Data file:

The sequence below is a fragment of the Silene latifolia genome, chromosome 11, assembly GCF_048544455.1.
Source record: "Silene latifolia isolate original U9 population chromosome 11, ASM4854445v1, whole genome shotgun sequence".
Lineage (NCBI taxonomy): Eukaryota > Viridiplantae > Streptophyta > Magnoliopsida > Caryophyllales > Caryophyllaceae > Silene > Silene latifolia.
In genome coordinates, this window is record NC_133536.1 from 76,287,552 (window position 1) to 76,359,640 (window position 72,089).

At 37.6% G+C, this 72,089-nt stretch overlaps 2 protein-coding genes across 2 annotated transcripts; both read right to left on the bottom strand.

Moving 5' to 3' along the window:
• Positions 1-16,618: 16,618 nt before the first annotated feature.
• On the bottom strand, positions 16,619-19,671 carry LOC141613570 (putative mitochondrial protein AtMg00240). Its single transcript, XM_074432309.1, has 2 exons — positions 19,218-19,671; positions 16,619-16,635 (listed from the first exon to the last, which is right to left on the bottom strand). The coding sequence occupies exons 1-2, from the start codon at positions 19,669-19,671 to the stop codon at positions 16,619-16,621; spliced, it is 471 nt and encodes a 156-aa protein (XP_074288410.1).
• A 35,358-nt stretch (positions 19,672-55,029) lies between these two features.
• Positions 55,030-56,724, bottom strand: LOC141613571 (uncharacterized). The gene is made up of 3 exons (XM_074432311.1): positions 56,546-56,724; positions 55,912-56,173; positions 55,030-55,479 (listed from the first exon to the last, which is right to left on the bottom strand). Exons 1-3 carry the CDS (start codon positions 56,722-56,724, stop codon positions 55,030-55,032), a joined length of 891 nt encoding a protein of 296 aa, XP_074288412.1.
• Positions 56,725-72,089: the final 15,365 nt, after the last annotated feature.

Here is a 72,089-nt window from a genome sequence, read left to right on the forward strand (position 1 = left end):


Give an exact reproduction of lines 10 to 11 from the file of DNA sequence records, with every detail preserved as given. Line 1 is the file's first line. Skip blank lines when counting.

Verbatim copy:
• Positions 55,030-56,724, bottom strand: LOC141613571 (uncharacterized). The gene is made up of 3 exons (XM_074432311.1): positions 56,546-56,724; positions 55,912-56,173; positions 55,030-55,479 (listed from the first exon to the last, which is right to left on the bottom strand). Exons 1-3 carry the CDS (start codon positions 56,722-56,724, stop codon positions 55,030-55,032), a joined length of 891 nt encoding a protein of 296 aa, XP_074288412.1.
• Positions 56,725-72,089: the final 15,365 nt, after the last annotated feature.